device. Bit 5 of the command register in the PCI device configuration space is
the VGA Palette Snoop bit (0 is disabled). For example, if there are two VGA
devices in the computer (one PCI and one ISA) and the:
VGA Palette Snoop
Bit Setting
Action
Disabled
Data read or written by the CPU is only directed to the PCI
VGA device’s palette registers.
Enabled
Data read or written by the CPU is directed to both the PCI
VGA device’s palette registers and the ISA VGA device’s
palette registers, permitting the palette registers of both VGA
devices to be identical.
The setting must be set to Enabled if any ISA bus adapter in the system
requires VGA palette snooping.
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Chapter 3
Assign IRQ for VGA/USB
Set to Enabled allows BIOS to assign an IRQ to VGA card/USB device. Choose
Disabled if you want to release the IRQ. The settings are: Enabled, Disabled.
Assign IRQ for ACPI
Selecting Auto allows BIOS to automatically assign an IRQ for SCI (System
Control Interrupt) of ACPI spec. Settings are Auto, IRQ 9, IRQ10 and IRQ11.
3-28
AWARD® BIOS Setup
PC Health Status
This section shows the status of your CPU, fan, warning for overall system
status.
CPU Warning Temperature
This item is used to specify a thermal limit for CPU. If CPU temperature reaches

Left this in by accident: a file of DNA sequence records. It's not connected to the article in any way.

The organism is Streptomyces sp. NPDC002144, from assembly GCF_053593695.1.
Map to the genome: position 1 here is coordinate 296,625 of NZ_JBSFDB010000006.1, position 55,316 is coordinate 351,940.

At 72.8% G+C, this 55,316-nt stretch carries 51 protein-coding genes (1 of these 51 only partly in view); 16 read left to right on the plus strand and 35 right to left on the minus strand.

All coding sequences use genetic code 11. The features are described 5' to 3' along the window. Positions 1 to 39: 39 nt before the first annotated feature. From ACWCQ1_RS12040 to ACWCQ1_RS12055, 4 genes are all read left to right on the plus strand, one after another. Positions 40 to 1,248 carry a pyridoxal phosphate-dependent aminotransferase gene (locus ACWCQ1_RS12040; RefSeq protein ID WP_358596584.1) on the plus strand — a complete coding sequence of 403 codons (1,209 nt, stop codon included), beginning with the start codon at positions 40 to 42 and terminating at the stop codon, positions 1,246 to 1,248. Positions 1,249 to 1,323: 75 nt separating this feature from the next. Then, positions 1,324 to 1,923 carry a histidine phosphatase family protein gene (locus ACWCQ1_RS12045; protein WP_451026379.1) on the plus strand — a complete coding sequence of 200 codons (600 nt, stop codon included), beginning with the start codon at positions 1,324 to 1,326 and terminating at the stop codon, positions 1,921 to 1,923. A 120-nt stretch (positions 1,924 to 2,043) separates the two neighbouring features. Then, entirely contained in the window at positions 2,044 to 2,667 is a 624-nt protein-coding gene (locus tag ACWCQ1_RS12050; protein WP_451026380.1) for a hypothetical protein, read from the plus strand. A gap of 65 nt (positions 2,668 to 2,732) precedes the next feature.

the specified limit, the system will issue a warning which allows you to prevent
the CPU overheat problem. Settings: Disabled, 50oC/122oF, 53oC/127oF, 56oC/
133oF, 60oC/140oF, 63oC/145oF, 66oC/151oF and 70oC/158oF.
Current SystemTemp., Current CPU Temperature, Current System Fan,
Current CPU Fan, Vcore, 3.3V, +5V, +12V, -12V, -5V, VBAT(V), 5VSB(V)
These items display the current status of all of the monitored hardware devices/components such as CPU voltages, temperatures and all fans’ speeds.
Chassis Intrusion Detect
This field enables or disables the feature of recording the chassis intrusion
status and issuing a warning message if the chassis is once opened. To clear
the warning message, set the option to Reset. The setting of the field will
automatically return to Enabled later. Settings: Enabled, Reset, Disabled.
Shutdown Temperature
The item allows ACPI-aware OS to automatically shutdown, thus preventing
the system components from being damaged due to overheat. Settings:
Disabled, 80oC/176oF, 85oC/185oF, 90oC/194oF.
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Chapter 3
Frequency/Voltage Control
This section describes how to set the Chassis Intrusion feature, CPU FSB
frequency, monitor the current hardware status including CPU/system
temperatures, CPU/System Fan speeds, Vcore etc. Monitor function is available only if there is hardware monitoring mechanism onboard.
Auto Detect PCI/DIMM Clk
This option allows you to enable/disable the feature of auto detecting the
clock frequency of DIMM and PCI bus. The settings are: Enabled, Disabled.
Spread Spectrum
When the motherboard’s clock generator pulses, the extreme values (spikes)
of the pulses creates EMI (Electromagnetic Interference). The Spread Spectrum function reduces the EMI generated by modulating the pulses so that the
spikes of the pulses are reduced to flatter curves. If you do not have any EMI
problem, leave the setting at Disabled for optimal system stability and
performance. But if you are plagued by EMI, change the setting for EMI